The first Westfalia camper conversion happened in 1951, at the behest of a British officer stationed in Western Germany. The brief was to create a mobile home on wheels, which could be used to live and work as the officer transited around postwar Germany, employed in some sort of surveying or oversight position.
Westfalia, a company that even then had a century-long history of carriage building, took a standard bus, installed a twin door between the B and C pillars, and built in folding furniture and a checker-pattern theme. There was a couch, fold-away table, sideboard, and a roll-front cabin. They even fitted ruffled curtains.
The camperized VW Microbus would become the ultimate expression of freedom for the following age. Anywhere you could drive, you could live, as long as you liked living simply. A visit to any modern RV park will make you wonder if a few people couldn’t stand to pare things back a little.
As a success from the get-go, the VW Microbus would be changed only very slightly over the first few years of its life. Mirroring the Beetle’s development, engine size and thus horsepower output increased incrementally, first to 1,200 cc, then eventually to 1,600 cc.
The second-generation Microbus arrived in 1967, and while it was nowhere near as pretty as its predecessor, it was similarly a hit. Instead of a split window, the more upright T2 got a large bay window, and had something of a melancholy expression. By 1973, you could get both a (slightly) more powerful 1,700 cc engine and an automatic transmission, making the Microbus something anybody could drive. This was the Type 4 engine, which would eventually swell to 2.0L in displacement, gaining fuel-injection and electric ignition along the way.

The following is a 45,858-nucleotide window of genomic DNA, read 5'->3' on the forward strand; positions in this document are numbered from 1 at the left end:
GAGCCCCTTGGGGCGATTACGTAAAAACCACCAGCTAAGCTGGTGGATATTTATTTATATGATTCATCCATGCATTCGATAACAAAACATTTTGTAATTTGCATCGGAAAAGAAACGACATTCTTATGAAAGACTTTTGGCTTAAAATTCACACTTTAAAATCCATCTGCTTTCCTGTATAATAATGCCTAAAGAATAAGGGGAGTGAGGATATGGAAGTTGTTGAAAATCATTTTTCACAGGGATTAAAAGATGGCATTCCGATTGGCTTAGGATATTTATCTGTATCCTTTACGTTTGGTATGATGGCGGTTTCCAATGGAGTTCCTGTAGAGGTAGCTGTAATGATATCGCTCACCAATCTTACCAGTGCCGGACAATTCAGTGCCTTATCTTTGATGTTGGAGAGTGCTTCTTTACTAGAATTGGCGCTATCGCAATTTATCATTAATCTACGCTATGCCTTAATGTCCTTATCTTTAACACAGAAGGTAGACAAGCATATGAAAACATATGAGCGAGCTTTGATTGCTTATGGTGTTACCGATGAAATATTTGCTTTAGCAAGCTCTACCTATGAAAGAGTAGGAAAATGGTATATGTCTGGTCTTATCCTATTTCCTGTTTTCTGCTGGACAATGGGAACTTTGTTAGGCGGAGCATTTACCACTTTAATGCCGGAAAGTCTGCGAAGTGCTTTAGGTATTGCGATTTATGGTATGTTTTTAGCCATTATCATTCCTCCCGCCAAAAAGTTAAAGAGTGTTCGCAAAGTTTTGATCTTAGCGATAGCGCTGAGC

Of course, by this point, the Microbus had been entirely embraced by the counterculture movement. Bob Dylan put a VW Bus on the cover of his album The Freewheelin’, and Arlo Guthrie’s mentioned a red VW Microbus in his song “Alice’s Restaurant”. And who could forget The Who’s “Magic Bus”? (To be fair, that last one’s not necessarily about a VW.)